Background: Hyperthermia induces vasodilatation that reduces central blood volume (CBV), central venous pressure (CVP) and mean arterial pressure (MAP). Inhibition of atrial natriuretic peptide (ANP) could be a relevant homeostatic defense mechanism during hyperthermia with a decrease in CBV. The present study evaluated how changes in plasma ANP reflect the changes in CBV during hyperthermia. Methods: Ten healthy subjects provided with a water perfused body suit increased body core temperature 1 °C. In situ labeled autologous red blood cells were used to measure the CBV with a gamma camera. Regions of interest were traced manually on the images of the whole body blood pool scans. Two measures of CBV were used: Heart/whole body ratio and thorax/whole body ratio. CVP and MAP were recorded. Arterial (ANP art) and venous plasma ANP were determined by radioimmunoassay. Results: The ratio thorax/whole body and heart/whole body decreased 7 % and 11 %, respectively (p<0.001). MAP and CVP decreased during hyperthermia by 6.8 and 5.0 mmHg, respectively (p<0.05; p<0.001). Changes in both thorax/whole body (R=0.80; p<0.01) and heart/whole body ratios (R=0.78; p<0.01) were correlated with changes in ANP art. However, there was no correlation between venous ANP and changes in CBV, nor between ANP art and MAP or CVP. Conclusion: Arterial but not venous plasma concentration of ANP, is correlated to changes in CBV, but not to pressures. We suggest that plasma ANP art may be used as a surrogate marker of acute CBV changes.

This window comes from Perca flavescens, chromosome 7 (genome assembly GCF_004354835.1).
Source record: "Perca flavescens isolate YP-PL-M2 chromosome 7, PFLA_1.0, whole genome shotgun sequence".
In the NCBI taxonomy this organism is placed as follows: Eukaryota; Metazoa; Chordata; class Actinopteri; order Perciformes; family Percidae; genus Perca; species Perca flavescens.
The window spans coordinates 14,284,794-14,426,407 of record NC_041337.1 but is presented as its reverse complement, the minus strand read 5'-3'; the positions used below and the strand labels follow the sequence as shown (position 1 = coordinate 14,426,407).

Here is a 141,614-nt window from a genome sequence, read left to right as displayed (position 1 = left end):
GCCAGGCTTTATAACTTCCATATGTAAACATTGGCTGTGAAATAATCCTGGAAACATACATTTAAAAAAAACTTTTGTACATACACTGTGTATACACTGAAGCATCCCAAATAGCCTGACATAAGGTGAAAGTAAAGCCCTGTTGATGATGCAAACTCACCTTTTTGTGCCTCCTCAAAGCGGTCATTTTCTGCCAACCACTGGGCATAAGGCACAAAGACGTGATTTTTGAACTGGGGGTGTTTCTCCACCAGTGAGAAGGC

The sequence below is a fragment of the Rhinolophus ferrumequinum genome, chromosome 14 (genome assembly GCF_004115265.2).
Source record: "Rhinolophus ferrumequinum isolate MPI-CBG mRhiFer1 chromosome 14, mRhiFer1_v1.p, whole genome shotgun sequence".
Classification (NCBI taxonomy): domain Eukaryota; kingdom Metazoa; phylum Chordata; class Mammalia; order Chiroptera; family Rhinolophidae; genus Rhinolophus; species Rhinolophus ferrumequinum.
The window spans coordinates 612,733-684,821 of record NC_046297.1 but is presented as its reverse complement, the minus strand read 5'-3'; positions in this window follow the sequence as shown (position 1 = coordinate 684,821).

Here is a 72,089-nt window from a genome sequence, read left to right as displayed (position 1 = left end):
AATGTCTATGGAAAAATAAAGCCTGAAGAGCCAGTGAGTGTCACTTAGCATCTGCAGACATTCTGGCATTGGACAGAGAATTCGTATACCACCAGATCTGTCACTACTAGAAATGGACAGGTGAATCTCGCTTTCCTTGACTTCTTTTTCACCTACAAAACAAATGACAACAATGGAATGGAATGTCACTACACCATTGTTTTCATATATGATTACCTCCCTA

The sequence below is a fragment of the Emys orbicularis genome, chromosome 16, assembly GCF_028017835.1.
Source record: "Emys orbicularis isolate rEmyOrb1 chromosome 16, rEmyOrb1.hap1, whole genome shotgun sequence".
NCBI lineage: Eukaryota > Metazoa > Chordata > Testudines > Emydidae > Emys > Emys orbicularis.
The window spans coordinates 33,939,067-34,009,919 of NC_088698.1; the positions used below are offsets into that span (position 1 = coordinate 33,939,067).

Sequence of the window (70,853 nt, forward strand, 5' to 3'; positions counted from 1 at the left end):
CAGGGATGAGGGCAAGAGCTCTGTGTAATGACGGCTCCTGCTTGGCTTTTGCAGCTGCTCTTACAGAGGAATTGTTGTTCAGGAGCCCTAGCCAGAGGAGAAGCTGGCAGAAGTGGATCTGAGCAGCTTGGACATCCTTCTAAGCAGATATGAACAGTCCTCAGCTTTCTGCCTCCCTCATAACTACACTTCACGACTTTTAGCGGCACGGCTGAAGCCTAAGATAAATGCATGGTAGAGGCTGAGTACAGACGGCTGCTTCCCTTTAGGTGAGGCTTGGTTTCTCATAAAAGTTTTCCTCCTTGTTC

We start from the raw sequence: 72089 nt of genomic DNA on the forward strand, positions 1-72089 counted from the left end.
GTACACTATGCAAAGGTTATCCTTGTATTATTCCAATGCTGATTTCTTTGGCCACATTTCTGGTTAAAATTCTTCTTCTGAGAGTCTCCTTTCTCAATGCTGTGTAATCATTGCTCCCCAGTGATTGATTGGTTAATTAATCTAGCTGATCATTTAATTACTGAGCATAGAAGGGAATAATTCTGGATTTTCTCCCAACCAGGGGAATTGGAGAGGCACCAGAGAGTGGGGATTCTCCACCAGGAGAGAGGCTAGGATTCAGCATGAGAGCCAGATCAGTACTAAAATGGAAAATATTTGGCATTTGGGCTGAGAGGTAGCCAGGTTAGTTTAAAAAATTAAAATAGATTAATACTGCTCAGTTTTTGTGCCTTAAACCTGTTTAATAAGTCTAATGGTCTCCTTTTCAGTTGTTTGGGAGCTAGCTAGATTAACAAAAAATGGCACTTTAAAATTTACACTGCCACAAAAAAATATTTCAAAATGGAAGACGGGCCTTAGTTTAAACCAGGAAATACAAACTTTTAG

- Blood pool imaging
- Central blood volume
- Natriuretic peptides
- Nuclear medicine
ASJC Scopus subject areas
- Endocrinology, Diabetes and Metabolism
- Endocrine and Autonomic Systems